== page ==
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Since You Asked

Language lost in the translation My uncle from Denver claims that German almost became the official language of the United States. He says that in George Washington's day, a proposal to do just that was defeated in Congress by just one vote.

We thought he was kidding, but he assured us this was a true story. What do you say?

' Joan B., Ashland

What's the matter, Joan, don't sprechen sie Deutsch?

This one has been around a very long time. Author, columnist and critic H.L. Mencken pooh-poohed it many years ago as a fable based on a misunderstanding, but like the Corvette you can get for &

36;500 because they can't get the dead-body smell out of it (somebody's cousin swears it's true, really), it stubbornly refuses to die.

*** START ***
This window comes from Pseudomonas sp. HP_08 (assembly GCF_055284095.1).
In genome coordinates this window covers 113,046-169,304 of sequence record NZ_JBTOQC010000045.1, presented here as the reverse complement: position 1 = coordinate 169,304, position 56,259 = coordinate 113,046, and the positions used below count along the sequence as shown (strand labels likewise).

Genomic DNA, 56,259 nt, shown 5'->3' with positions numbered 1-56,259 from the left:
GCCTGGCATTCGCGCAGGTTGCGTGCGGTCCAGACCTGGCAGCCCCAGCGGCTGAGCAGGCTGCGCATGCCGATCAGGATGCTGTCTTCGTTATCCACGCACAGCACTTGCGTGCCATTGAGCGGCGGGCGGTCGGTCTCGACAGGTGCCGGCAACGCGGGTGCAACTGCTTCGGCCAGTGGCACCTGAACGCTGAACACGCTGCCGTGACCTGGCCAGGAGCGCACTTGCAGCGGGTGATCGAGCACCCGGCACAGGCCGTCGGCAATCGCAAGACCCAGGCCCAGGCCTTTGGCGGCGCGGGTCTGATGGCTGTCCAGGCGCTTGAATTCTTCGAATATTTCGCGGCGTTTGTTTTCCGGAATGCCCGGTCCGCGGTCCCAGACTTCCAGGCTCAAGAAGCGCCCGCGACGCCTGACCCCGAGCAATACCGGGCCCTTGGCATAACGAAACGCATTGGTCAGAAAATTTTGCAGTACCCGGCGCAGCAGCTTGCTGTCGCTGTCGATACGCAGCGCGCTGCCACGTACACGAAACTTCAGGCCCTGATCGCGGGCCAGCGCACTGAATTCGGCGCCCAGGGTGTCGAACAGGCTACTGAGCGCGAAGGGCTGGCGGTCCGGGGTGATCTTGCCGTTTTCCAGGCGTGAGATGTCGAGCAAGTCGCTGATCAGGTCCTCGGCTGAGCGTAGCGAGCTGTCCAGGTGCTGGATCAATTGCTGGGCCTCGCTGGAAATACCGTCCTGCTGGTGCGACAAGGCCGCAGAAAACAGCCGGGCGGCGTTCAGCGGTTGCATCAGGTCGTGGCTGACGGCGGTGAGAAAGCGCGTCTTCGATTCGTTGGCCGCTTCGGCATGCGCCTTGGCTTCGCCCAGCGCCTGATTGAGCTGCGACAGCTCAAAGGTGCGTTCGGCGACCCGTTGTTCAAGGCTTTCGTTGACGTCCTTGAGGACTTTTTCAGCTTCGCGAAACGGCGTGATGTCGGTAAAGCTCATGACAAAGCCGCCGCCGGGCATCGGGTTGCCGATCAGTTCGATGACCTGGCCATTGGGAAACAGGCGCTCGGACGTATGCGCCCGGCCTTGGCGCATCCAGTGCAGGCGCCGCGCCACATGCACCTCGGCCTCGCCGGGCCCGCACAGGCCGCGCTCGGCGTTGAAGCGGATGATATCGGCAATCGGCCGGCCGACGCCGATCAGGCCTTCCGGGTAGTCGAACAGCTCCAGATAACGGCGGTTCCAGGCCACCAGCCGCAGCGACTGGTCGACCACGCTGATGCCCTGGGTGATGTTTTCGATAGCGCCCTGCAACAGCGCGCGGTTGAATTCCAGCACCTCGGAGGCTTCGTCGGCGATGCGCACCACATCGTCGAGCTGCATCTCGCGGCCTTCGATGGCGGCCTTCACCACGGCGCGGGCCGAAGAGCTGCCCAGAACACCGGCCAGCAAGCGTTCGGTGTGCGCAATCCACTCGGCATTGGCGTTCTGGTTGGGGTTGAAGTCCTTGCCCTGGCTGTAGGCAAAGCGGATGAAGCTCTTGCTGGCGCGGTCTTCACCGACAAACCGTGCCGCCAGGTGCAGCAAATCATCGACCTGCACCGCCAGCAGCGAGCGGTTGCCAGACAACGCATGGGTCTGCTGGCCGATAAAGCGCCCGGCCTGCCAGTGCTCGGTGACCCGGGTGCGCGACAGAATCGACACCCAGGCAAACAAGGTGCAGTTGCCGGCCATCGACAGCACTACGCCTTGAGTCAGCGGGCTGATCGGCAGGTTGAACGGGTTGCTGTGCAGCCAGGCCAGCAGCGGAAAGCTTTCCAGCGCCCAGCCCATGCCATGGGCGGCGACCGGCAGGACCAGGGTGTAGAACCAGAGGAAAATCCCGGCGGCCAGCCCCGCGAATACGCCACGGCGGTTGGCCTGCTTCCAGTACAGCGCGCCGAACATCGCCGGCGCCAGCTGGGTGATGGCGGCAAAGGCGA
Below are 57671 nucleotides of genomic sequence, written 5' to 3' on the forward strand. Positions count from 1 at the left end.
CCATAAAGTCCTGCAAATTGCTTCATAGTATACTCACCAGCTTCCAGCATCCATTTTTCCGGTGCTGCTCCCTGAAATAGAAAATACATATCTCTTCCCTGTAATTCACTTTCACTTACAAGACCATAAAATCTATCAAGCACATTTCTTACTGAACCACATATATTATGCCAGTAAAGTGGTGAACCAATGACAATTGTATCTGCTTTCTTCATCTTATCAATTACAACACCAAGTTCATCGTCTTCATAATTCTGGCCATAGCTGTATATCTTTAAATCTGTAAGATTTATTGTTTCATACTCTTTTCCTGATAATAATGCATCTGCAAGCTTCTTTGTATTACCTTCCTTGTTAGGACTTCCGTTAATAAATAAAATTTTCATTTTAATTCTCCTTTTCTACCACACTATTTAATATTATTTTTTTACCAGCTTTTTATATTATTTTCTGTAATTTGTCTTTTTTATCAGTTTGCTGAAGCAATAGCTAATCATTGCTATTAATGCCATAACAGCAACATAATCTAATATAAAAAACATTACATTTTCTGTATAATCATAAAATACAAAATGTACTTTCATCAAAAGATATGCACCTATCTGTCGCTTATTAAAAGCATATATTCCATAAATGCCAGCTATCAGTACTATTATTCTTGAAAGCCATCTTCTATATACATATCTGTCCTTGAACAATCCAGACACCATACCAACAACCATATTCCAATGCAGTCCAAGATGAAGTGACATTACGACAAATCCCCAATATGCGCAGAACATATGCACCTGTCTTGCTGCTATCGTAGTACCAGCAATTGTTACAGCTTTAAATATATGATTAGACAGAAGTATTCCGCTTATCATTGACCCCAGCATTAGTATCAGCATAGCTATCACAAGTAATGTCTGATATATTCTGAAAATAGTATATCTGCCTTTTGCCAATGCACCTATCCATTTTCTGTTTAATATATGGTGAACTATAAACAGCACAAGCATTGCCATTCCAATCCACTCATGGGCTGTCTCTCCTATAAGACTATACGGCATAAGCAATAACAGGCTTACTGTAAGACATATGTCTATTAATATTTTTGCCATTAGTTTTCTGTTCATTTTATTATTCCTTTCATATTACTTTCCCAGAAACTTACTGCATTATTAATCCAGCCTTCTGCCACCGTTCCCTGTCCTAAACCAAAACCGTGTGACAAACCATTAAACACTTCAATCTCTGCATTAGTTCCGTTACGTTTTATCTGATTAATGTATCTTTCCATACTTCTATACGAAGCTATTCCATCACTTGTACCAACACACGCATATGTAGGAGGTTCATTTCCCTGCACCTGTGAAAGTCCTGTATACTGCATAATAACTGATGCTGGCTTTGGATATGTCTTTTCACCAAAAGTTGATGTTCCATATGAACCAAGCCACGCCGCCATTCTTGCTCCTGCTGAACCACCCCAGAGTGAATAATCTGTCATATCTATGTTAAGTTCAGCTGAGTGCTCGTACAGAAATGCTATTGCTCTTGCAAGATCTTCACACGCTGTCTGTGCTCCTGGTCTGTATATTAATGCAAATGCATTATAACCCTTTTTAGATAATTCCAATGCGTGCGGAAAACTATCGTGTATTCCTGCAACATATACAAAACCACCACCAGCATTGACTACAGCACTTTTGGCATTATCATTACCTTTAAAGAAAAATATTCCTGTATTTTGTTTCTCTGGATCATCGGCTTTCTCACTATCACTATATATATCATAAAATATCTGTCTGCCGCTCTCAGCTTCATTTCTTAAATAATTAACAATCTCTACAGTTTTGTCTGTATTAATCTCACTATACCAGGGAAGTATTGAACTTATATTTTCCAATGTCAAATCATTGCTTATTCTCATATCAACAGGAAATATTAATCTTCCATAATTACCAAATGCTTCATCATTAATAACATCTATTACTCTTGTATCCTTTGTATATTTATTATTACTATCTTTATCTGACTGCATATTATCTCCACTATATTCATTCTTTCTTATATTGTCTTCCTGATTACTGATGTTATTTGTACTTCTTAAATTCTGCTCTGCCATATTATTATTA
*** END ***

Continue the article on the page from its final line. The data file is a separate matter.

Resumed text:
The tale goes like this. One Franz Loher in 1847 reported that such a measure came before the state assembly of Pennsylvania, where many German immigrants were then settling, and the vote was 50-50.

The real story, according to Mencken, was that a measure was introduced in Congress in 1794 to have new laws published in German as well as in English so that immigrants from Germany could read them.

Maybe they were worried about ignorance being used as an excuse. Whatever the reason, a committee reported favorably on the measure. Finally brought to the floor for a vote, the proposal went down 42-41.

That's a far cry from German nearly becoming the official language of anybody but Germans. There was never any truth in the tale, but when has that ever gotten in the way of a good story?

Send questions to Since You Asked, Mail Tribune Newsroom, P.O. Box 1108, Medford, OR 97501; by fax to 541-776-4376; or by e-mail to